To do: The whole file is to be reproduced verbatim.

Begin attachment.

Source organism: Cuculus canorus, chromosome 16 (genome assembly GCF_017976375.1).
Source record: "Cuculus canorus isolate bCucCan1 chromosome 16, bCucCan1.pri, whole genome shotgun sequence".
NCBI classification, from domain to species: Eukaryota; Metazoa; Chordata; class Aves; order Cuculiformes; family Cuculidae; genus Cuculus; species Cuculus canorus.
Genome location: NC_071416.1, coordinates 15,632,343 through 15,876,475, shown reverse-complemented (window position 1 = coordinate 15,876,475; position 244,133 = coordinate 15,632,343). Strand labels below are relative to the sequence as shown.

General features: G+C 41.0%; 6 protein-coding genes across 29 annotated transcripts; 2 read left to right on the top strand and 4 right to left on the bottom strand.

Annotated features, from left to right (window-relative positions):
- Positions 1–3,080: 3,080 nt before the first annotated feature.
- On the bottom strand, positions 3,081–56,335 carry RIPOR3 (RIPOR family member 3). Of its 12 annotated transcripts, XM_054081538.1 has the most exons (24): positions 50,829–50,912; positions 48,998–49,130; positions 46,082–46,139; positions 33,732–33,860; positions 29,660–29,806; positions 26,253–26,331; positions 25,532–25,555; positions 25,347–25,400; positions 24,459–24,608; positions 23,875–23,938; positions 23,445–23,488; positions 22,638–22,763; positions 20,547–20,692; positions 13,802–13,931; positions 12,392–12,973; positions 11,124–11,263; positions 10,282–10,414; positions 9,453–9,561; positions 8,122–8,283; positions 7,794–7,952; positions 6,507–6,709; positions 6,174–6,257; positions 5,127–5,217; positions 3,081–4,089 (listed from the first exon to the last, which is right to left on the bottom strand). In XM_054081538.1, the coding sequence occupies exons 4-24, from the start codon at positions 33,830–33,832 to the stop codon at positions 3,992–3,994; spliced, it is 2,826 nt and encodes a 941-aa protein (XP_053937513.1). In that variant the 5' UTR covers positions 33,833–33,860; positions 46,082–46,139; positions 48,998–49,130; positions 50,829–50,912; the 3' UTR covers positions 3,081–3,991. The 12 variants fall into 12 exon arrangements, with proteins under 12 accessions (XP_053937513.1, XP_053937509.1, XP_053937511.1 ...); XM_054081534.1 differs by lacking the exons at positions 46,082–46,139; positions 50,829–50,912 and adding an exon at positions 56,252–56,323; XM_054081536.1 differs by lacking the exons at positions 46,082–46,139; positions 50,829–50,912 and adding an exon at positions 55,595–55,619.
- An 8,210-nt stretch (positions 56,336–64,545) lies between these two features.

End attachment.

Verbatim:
Source organism: Cuculus canorus, chromosome 16 (genome assembly GCF_017976375.1).
Source record: "Cuculus canorus isolate bCucCan1 chromosome 16, bCucCan1.pri, whole genome shotgun sequence".
NCBI classification, from domain to species: Eukaryota; Metazoa; Chordata; class Aves; order Cuculiformes; family Cuculidae; genus Cuculus; species Cuculus canorus.
Genome location: NC_071416.1, coordinates 15,632,343 through 15,876,475, shown reverse-complemented (window position 1 = coordinate 15,876,475; position 244,133 = coordinate 15,632,343). Strand labels below are relative to the sequence as shown.

General features: G+C 41.0%; 6 protein-coding genes across 29 annotated transcripts; 2 read left to right on the top strand and 4 right to left on the bottom strand.

Annotated features, from left to right (window-relative positions):
- Positions 1–3,080: 3,080 nt before the first annotated feature.
- On the bottom strand, positions 3,081–56,335 carry RIPOR3 (RIPOR family member 3). Of its 12 annotated transcripts, XM_054081538.1 has the most exons (24): positions 50,829–50,912; positions 48,998–49,130; positions 46,082–46,139; positions 33,732–33,860; positions 29,660–29,806; positions 26,253–26,331; positions 25,532–25,555; positions 25,347–25,400; positions 24,459–24,608; positions 23,875–23,938; positions 23,445–23,488; positions 22,638–22,763; positions 20,547–20,692; positions 13,802–13,931; positions 12,392–12,973; positions 11,124–11,263; positions 10,282–10,414; positions 9,453–9,561; positions 8,122–8,283; positions 7,794–7,952; positions 6,507–6,709; positions 6,174–6,257; positions 5,127–5,217; positions 3,081–4,089 (listed from the first exon to the last, which is right to left on the bottom strand). In XM_054081538.1, the coding sequence occupies exons 4-24, from the start codon at positions 33,830–33,832 to the stop codon at positions 3,992–3,994; spliced, it is 2,826 nt and encodes a 941-aa protein (XP_053937513.1). In that variant the 5' UTR covers positions 33,833–33,860; positions 46,082–46,139; positions 48,998–49,130; positions 50,829–50,912; the 3' UTR covers positions 3,081–3,991. The 12 variants fall into 12 exon arrangements, with proteins under 12 accessions (XP_053937513.1, XP_053937509.1, XP_053937511.1 ...); XM_054081534.1 differs by lacking the exons at positions 46,082–46,139; positions 50,829–50,912 and adding an exon at positions 56,252–56,323; XM_054081536.1 differs by lacking the exons at positions 46,082–46,139; positions 50,829–50,912 and adding an exon at positions 55,595–55,619.
- An 8,210-nt stretch (positions 56,336–64,545) lies between these two features.